Today at its Ignite conference, Microsoft announced Defender Cloud Security Posture Management and Defender for DevOps, two new offerings in the company’s Defender for Cloud service (formerly Azure Defender) aimed at managing software development and runtime security in multicloud, multiple-pipeline environments. Currently available in public preview, it works with GitHub and Azure DevOps to get started, with additional product integrations to come.
In a conversation with TechCrunch, Microsoft CVP of Cloud Security Sean Bice said that companies are facing challenges when using Defender for DevOps and Defender Cloud Security Posture Management (or Defender CSPM, to refer to it using its more vivid acronym). Cloud-native services for deploying and managing applications. These customers often have incomplete visibility, and a lack of prioritization makes their security reactive versus proactive.
There is truth in that. According to Orca Security’s 2020 report, 59% of cybersecurity teams report receiving more than 500 alerts about cloud security every day—a large portion of which are false positives. Tool sprawl is often cited as a challenge to maintaining code security. Responding to a GitLab survey in August, 41% of DevOps teams said they used six to 10 tools in their development toolchain, causing them to miss security issues.
“The accelerated cloud transformation journey for our customers has created an urgent need for a unified solution to manage security from development to runtime in multicloud and multiple pipeline environments,” Bice said via email.
To this end, Defender CSPM leverages AI algorithms to perform contextual risk analysis of the software development environment. Impactful recommendations and insights are piped into source code management platforms such as GitHub and Azure DevOps to drive improvement efforts; Alternatively, users can create workflows linked to security recommendations to trigger automated remediation.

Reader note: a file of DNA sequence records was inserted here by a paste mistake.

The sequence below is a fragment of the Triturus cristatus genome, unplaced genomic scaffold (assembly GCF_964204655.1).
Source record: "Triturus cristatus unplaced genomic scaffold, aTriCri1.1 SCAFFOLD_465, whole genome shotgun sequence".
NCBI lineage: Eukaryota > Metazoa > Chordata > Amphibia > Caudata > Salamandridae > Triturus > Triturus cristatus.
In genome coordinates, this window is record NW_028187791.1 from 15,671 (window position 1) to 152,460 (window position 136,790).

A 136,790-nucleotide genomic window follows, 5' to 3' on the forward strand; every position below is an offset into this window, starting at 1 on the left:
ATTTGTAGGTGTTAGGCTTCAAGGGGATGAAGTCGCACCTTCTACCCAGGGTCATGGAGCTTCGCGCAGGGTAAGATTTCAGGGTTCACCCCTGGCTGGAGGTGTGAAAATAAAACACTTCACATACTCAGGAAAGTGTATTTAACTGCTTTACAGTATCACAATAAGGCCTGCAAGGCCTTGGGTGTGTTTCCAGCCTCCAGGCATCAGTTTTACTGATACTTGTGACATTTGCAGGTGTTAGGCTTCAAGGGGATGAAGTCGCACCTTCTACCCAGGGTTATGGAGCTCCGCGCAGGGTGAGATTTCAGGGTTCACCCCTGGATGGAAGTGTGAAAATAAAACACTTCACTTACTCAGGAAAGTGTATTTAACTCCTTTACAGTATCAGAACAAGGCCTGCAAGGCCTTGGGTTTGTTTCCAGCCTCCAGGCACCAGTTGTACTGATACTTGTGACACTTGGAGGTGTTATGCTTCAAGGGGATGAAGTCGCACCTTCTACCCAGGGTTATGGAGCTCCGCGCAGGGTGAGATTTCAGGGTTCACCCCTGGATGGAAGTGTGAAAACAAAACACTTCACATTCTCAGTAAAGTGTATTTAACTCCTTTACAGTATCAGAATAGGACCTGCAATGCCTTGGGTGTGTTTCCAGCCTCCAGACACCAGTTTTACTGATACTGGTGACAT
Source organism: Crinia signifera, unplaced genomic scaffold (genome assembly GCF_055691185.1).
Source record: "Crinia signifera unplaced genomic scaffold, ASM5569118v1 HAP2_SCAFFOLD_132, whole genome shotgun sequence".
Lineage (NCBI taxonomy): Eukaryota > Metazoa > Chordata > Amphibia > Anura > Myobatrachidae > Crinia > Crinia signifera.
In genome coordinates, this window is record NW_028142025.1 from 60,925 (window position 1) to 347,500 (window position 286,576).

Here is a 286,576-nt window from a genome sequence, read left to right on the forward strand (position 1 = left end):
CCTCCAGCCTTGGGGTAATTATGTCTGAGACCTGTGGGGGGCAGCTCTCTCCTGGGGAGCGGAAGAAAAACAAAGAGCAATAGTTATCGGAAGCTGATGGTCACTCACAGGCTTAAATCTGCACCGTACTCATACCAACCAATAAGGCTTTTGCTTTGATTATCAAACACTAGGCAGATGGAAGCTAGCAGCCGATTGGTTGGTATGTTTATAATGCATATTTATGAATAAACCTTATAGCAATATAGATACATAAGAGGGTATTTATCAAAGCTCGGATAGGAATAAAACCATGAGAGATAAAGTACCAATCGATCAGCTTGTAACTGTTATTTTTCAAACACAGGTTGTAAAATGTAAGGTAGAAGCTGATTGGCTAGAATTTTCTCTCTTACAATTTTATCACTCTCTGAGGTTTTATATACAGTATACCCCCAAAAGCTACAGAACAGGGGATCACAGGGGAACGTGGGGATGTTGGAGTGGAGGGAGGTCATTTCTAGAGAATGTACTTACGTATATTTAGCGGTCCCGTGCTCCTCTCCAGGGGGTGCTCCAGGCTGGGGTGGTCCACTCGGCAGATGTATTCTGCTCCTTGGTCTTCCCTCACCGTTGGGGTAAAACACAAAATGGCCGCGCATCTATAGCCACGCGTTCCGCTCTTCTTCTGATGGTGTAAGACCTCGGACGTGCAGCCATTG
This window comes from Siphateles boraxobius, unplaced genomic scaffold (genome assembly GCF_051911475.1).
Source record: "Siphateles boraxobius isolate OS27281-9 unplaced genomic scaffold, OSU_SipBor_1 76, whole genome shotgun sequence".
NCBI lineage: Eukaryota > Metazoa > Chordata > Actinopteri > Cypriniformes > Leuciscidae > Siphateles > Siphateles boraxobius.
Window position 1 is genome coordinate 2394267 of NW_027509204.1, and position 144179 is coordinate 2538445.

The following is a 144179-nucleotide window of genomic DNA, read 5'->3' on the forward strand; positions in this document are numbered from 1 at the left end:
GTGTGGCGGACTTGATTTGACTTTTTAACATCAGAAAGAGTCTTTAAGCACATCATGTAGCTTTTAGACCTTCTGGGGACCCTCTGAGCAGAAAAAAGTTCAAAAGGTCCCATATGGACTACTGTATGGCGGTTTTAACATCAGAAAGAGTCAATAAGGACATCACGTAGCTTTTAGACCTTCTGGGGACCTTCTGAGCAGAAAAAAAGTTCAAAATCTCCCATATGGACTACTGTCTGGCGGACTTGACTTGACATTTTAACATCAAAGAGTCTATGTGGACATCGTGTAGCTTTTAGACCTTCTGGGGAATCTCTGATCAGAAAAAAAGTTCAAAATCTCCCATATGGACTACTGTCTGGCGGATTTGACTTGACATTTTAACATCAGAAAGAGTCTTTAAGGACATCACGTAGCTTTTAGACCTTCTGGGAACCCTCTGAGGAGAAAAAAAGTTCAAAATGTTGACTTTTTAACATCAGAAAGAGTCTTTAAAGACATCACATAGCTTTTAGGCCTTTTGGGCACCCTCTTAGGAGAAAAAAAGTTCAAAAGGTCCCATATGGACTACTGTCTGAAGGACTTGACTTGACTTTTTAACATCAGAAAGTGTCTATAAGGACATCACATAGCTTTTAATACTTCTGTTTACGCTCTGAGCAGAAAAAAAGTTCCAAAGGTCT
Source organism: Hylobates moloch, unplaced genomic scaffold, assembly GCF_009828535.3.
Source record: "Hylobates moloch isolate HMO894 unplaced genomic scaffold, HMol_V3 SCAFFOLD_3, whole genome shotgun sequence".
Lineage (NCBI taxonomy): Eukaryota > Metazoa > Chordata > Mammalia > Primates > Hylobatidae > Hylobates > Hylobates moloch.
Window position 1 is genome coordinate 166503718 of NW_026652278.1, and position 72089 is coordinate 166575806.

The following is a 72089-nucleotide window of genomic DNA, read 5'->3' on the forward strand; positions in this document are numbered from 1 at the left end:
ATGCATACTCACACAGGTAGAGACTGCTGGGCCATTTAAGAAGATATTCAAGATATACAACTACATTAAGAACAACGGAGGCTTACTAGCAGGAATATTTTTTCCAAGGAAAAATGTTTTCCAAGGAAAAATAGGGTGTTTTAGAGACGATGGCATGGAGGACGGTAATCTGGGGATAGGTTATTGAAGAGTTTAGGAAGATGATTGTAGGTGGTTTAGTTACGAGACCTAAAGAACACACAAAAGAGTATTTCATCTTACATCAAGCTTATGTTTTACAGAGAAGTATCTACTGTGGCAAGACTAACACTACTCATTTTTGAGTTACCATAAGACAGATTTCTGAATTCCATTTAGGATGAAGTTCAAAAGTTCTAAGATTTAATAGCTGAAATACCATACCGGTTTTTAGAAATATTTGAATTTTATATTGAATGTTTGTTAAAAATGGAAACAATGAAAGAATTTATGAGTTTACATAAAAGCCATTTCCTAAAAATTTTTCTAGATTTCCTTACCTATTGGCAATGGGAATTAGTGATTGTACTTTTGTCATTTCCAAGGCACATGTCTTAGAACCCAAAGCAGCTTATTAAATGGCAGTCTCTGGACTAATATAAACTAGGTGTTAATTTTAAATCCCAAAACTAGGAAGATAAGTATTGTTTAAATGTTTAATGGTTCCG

Defender CSPM also provides “attack queries” that security teams can use to explore risk and threat data, as well as a dashboard showing all rules applied to the dev environment and tools that allow security administrators to define new rules.
For Defender for DevOps, it shows the security status of pre-production app code and resource configuration. Security teams can use the service to enable templates and container images designed to reduce the chance of cloud misconfiguration reaching production environments.
“Benefits [insights] In Defender for Cloud, security administrators can help developers prioritize critical code fixes with actionable solutions and assign developer ownership by triggering custom workflows,” explained Bias.
With the rollout of Defender CSPM and Defender for Cloud, it’s clear that Microsoft is pushing for a bigger slice of the huge and growing DevSecOps segment. Grand View Research estimates that the market for DevSecOps—which extends tools that automate security practices at every stage of software development—was worth $2.79 billion in 2020.
Startups including Spectral, which aims to detect potential security issues in codebases and logs, and Sycode, which offers tools to secure DevOps pipelines, could be perceived as competitors. But Microsoft’s scale — and the fact that both Defender CSPM and Defender for the Cloud are free for Defender for the Cloud customers during the preview period — gives it an advantage.
“Microsoft is committed to enabling security for all,” added Bias, “[with] A comprehensive cloud security benchmark across multiple clouds.